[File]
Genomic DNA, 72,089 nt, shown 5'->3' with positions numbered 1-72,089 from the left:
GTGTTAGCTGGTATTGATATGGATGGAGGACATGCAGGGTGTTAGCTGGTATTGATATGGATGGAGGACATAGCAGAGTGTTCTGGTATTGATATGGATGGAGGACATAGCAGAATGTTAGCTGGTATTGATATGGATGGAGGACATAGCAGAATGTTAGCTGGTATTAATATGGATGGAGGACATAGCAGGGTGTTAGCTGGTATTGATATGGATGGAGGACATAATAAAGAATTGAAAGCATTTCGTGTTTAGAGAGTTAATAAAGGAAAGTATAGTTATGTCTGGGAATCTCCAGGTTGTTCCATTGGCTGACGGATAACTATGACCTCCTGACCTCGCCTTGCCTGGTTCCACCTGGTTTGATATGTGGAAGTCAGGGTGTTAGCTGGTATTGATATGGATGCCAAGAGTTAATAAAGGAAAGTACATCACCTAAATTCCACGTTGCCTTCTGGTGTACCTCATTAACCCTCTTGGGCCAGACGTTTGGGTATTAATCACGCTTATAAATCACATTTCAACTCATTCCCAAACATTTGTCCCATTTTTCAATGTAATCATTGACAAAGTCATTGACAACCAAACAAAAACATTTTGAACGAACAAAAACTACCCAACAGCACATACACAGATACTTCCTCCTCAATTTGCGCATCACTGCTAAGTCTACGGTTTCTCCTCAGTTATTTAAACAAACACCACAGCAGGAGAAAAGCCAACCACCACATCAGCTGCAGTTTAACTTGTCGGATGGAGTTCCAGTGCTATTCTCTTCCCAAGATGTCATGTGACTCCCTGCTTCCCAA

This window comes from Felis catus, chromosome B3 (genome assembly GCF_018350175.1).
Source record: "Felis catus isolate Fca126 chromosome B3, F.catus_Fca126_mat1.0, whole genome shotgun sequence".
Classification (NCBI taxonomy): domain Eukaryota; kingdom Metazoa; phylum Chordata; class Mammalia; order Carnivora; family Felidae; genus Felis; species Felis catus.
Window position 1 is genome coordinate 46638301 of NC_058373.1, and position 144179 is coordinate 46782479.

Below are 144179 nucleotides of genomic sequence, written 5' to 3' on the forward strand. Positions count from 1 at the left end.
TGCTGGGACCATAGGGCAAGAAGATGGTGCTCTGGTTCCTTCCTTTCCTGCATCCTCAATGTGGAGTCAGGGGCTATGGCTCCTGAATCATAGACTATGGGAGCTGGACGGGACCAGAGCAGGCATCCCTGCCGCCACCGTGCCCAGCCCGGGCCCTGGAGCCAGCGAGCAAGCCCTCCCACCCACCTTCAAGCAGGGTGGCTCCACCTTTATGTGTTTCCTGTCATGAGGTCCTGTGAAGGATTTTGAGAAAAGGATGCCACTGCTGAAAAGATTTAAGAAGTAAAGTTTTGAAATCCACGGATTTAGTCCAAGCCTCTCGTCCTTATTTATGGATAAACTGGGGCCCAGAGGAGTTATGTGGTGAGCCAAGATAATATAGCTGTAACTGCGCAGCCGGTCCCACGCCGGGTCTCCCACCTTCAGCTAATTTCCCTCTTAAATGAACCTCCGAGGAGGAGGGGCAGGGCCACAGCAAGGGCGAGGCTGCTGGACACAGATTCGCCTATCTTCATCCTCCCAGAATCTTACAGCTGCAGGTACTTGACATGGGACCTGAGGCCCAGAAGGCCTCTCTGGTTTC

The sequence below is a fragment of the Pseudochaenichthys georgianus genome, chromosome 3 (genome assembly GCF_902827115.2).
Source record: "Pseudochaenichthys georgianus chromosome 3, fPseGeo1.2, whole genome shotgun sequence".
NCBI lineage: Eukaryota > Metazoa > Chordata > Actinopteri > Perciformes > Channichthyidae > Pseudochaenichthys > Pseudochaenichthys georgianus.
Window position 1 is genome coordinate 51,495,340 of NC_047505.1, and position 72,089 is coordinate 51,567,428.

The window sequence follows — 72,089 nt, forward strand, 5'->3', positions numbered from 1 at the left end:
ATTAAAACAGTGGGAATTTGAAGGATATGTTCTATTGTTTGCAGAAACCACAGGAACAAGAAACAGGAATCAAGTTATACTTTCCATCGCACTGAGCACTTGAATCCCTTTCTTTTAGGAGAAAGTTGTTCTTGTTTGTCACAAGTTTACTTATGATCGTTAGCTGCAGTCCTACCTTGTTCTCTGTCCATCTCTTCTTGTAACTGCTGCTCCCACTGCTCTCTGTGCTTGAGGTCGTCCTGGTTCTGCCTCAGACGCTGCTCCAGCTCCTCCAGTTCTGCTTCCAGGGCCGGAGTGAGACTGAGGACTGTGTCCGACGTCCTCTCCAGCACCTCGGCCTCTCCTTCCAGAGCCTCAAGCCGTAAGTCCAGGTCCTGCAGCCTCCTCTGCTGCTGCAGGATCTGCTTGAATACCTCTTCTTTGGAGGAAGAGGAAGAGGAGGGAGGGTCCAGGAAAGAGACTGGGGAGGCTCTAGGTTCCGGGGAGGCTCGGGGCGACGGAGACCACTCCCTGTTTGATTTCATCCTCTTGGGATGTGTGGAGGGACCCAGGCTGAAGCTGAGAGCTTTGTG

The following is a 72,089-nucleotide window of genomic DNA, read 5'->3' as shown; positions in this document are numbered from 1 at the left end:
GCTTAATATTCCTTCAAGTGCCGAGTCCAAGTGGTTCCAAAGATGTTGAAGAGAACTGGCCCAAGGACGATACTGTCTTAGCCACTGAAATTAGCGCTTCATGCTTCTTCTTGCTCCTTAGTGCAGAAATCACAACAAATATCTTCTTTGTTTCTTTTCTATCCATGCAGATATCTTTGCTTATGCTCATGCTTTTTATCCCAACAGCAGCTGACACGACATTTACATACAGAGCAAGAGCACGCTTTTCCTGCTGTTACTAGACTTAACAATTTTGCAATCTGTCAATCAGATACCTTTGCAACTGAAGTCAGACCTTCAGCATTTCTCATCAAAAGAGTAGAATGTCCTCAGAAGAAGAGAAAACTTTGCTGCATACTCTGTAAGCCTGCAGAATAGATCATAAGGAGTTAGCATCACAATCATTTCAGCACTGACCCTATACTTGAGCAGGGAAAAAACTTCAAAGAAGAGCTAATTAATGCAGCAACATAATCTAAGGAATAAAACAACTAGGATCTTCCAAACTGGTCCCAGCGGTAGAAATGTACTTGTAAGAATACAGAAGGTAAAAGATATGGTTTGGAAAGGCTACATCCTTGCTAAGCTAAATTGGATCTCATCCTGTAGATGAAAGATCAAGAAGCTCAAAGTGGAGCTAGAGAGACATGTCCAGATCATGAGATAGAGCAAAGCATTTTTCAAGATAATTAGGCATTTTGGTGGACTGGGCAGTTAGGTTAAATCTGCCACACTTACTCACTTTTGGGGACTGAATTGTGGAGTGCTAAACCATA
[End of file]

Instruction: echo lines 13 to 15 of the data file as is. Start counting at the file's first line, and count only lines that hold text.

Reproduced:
The window sequence follows — 72,089 nt, forward strand, 5'->3', positions numbered from 1 at the left end:
ATTAAAACAGTGGGAATTTGAAGGATATGTTCTATTGTTTGCAGAAACCACAGGAACAAGAAACAGGAATCAAGTTATACTTTCCATCGCACTGAGCACTTGAATCCCTTTCTTTTAGGAGAAAGTTGTTCTTGTTTGTCACAAGTTTACTTATGATCGTTAGCTGCAGTCCTACCTTGTTCTCTGTCCATCTCTTCTTGTAACTGCTGCTCCCACTGCTCTCTGTGCTTGAGGTCGTCCTGGTTCTGCCTCAGACGCTGCTCCAGCTCCTCCAGTTCTGCTTCCAGGGCCGGAGTGAGACTGAGGACTGTGTCCGACGTCCTCTCCAGCACCTCGGCCTCTCCTTCCAGAGCCTCAAGCCGTAAGTCCAGGTCCTGCAGCCTCCTCTGCTGCTGCAGGATCTGCTTGAATACCTCTTCTTTGGAGGAAGAGGAAGAGGAGGGAGGGTCCAGGAAAGAGACTGGGGAGGCTCTAGGTTCCGGGGAGGCTCGGGGCGACGGAGACCACTCCCTGTTTGATTTCATCCTCTTGGGATGTGTGGAGGGACCCAGGCTGAAGCTGAGAGCTTTGTG

The following is a 72,089-nucleotide window of genomic DNA, read 5'->3' as shown; positions in this document are numbered from 1 at the left end: